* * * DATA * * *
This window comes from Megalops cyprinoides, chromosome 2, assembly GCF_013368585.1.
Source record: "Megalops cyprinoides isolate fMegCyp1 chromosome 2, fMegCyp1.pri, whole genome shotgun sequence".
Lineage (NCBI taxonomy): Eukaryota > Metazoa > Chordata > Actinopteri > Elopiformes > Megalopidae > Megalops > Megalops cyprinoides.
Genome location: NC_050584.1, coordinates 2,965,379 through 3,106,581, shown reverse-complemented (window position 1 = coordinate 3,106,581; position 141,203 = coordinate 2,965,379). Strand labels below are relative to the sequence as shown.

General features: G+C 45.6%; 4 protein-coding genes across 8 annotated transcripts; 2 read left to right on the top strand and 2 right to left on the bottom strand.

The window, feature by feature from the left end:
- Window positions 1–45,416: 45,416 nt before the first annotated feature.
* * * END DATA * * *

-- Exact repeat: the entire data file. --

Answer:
This window comes from Megalops cyprinoides, chromosome 2, assembly GCF_013368585.1.
Source record: "Megalops cyprinoides isolate fMegCyp1 chromosome 2, fMegCyp1.pri, whole genome shotgun sequence".
Lineage (NCBI taxonomy): Eukaryota > Metazoa > Chordata > Actinopteri > Elopiformes > Megalopidae > Megalops > Megalops cyprinoides.
Genome location: NC_050584.1, coordinates 2,965,379 through 3,106,581, shown reverse-complemented (window position 1 = coordinate 3,106,581; position 141,203 = coordinate 2,965,379). Strand labels below are relative to the sequence as shown.

General features: G+C 45.6%; 4 protein-coding genes across 8 annotated transcripts; 2 read left to right on the top strand and 2 right to left on the bottom strand.

The window, feature by feature from the left end:
- Window positions 1–45,416: 45,416 nt before the first annotated feature.